A sermon for the Church of the Epiphany’s service of Morning Prayer online on October 11, 2020. The Gospel reading is Matthew’s parable of the wedding feast.
What if this wedding were not about the king and his slaves, the guests and their clothing, the invited and the uninvited and the smited?
What if this parable were about the bridegroom and his beloved?
I am not saying that this is the meaning of the parable – I don’t know that it is possible to pin down that too exactly, and the brilliance of Jesus, the Word of God, as storyteller means that his creations can evolve, and translated by the Holy Spirit speak to us in different languages and tongues, as our language, our needs, and our sins have evolved in the centuries since this tale was first told.
But what if it were about the bridegroom? Jesus has elsewhere claimed that mantle and that title. He who, for all we know, was never married is not shy of evoking the feast, the celebration, the consummation that the role of bridegroom implies for his relationship with us, the church.
If this parable were about the bridegroom and his beloved, then the king and his worries about who will come and how they will dress and whether they will reflect well or poorly on his influence and standing are like Jesus’ words to Martha, “You are worried and distracted by many things; there is need of only one thing.” (Luke 10:41-42) Martha’s sister chose the better part, which was to attend to and to adore the bridegroom himself.
If the parable is about the bridegroom, then we are free, like Mary, to imagine ourselves in relationship with him. We are free to attend to him, to look upon him, to love him. We are free to imagine ourselves beloved by him, bound to him by covenant.
What if the kingdom of God were less about who is in or out, less about status or occupation or appearance, and more about mutual, covenanted love: the kind of love Christ models as bridegroom to the church, who loves us tenderly as though we were his own body. (Ephesians 5:25-30)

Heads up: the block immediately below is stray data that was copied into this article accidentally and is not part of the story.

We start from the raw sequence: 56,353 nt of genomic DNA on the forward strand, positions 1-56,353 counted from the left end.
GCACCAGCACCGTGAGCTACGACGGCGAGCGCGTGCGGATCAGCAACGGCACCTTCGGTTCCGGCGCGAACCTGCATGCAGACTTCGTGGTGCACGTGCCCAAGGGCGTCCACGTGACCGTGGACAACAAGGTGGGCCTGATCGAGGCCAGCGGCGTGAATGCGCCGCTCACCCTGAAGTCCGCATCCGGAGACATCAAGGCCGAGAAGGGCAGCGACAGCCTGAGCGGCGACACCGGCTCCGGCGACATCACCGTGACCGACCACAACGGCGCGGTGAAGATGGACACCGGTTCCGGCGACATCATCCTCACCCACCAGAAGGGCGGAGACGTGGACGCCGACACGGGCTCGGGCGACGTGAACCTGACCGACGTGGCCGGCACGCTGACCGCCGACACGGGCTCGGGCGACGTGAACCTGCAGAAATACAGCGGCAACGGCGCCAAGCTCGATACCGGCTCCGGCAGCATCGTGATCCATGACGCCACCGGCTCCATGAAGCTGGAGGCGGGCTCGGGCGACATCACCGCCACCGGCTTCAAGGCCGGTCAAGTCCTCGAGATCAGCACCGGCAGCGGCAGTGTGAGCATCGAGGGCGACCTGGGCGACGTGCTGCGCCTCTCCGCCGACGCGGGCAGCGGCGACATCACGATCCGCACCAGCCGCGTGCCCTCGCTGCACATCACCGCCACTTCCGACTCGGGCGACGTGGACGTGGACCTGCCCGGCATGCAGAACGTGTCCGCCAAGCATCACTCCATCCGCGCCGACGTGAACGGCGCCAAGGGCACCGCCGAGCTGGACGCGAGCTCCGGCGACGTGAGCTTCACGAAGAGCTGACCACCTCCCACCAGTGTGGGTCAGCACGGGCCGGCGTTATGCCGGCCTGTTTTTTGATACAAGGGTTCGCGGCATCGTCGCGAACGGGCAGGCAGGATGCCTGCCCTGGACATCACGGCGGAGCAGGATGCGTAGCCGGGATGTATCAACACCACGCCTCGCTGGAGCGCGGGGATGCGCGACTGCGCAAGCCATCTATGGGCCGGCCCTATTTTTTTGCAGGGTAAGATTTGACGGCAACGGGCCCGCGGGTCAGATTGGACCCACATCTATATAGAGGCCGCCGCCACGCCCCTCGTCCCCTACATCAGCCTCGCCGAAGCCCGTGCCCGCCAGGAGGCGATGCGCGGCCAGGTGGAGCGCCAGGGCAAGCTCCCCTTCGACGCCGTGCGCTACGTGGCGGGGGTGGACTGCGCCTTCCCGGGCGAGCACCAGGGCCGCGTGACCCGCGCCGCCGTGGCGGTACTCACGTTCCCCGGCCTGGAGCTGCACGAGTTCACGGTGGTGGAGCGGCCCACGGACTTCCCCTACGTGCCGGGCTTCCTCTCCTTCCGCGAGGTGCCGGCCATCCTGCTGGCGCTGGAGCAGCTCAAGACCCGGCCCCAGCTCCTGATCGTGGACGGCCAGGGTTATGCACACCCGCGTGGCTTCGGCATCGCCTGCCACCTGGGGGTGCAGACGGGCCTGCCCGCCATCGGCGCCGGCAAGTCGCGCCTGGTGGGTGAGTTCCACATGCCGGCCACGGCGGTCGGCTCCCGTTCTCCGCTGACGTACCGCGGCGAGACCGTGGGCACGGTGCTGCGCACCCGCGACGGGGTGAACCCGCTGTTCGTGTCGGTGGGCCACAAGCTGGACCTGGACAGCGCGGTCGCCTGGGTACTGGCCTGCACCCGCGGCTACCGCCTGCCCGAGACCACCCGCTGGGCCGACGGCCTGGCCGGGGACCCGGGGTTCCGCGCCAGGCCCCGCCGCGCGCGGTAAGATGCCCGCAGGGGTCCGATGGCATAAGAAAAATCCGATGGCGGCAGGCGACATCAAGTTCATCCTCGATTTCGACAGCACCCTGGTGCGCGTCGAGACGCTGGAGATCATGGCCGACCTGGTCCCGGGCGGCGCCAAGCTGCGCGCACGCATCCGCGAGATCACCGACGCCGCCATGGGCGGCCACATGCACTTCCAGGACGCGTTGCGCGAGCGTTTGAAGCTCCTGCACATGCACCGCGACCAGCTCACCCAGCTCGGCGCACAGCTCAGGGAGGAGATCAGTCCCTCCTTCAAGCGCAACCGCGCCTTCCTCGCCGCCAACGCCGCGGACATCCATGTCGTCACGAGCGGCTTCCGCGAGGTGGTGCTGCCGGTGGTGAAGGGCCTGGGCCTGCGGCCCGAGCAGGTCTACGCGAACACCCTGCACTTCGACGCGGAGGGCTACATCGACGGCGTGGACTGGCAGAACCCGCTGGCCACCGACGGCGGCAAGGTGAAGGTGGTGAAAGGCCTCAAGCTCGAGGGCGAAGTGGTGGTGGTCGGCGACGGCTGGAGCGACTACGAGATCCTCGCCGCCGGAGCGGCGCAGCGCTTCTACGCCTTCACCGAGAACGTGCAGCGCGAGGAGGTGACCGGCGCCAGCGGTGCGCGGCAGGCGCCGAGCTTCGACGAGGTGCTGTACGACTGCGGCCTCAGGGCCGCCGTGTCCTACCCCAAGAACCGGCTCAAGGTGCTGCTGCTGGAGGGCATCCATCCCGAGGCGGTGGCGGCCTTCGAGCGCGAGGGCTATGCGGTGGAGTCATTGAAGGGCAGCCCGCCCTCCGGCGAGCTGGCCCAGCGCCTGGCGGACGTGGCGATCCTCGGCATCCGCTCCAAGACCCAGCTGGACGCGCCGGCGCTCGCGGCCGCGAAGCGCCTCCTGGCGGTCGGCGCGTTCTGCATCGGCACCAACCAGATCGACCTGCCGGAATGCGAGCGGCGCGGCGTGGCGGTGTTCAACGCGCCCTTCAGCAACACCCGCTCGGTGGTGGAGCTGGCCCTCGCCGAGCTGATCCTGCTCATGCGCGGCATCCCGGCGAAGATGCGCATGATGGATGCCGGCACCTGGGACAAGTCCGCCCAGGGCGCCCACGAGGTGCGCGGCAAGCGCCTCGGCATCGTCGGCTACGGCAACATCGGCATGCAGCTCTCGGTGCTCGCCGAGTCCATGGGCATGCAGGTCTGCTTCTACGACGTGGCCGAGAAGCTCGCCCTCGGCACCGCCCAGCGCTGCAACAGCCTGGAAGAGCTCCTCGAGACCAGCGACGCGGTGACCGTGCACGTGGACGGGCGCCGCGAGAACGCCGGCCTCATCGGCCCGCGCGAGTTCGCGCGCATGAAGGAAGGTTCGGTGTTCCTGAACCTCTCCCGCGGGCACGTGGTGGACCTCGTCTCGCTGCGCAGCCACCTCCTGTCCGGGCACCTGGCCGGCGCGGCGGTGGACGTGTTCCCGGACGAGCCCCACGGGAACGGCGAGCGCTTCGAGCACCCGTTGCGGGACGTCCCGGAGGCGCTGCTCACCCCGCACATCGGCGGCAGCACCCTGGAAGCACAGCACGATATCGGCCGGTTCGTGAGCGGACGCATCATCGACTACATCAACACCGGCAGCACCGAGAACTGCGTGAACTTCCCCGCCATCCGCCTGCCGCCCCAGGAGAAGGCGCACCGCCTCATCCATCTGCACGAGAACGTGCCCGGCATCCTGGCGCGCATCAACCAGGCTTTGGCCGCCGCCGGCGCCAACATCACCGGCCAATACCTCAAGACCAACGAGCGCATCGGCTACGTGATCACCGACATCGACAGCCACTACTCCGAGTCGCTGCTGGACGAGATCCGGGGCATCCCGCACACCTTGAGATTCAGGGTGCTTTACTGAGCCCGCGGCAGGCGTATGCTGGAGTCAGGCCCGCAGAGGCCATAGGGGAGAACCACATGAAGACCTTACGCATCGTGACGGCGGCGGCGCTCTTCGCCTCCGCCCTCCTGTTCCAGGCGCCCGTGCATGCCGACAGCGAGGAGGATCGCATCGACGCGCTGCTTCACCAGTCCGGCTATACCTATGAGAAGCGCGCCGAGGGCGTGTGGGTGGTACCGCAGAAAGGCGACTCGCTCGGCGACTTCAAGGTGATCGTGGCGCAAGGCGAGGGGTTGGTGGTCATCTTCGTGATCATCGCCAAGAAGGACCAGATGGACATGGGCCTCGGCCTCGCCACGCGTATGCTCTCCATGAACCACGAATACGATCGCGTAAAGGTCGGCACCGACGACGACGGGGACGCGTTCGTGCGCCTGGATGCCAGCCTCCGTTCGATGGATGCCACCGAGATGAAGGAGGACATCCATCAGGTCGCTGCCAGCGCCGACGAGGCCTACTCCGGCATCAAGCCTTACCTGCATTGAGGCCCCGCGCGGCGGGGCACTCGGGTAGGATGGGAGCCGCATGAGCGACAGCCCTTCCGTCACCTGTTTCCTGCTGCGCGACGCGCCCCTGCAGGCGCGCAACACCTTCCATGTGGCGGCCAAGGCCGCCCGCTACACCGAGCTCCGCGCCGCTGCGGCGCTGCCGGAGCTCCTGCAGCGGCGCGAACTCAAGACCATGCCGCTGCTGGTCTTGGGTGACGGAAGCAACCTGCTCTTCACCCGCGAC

What if our covenant with Christ calls us to reciprocate that kind of love? What if our duties and privilege as citizens of the kingdom of heaven call us to love with that kind of tenderness? To treat our neighbour’s health as though we were caring for our own body? To clothe the stranger with the same kind of care and attention as we tend to our own needs for comfort, for warmth, for dignity? What if we were called even to sacrifice for the sake of the beloved, to share our worldly possessions and to bear with those who bear the image of the bridegroom, the image of God in Christ, for better or for worse?
What if the parable were about that kind of marriage, that kind of covenant, that kind of love?
It wouldn’t mean of course that the rest doesn’t matter: the pride and jealousy, the sneering and snarling, the slavery, the violence, the spite that echoes through the rest of the parable. They are still problems. They are still problems.
But it would give us a different starting point to look for their solutions. Instead of coercion, love. Instead of bullying, love. Instead of pride, love. Instead of judgement, love. Instead of rage, love.
I heard the news this weekend of the sudden deaths of two men whom I have known to love Christ deeply, and to serve Christ’s people out of that immeasurable well of love. I am shocked and saddened at the news of Fr Paul and of Br Andrew; yet I know that each of them has found his vows fulfilled, and that each has come into the embrace of his bridegroom.
In the midst of grief, there is love.
Amidst the flailing and failing and wailing and gnashing of teeth of this parable, there in the inner sanctum, at the centre of the feast, awaiting our attention, the bridegroom is patient, and faithful, and true, and beloved, let us not be distracted from him.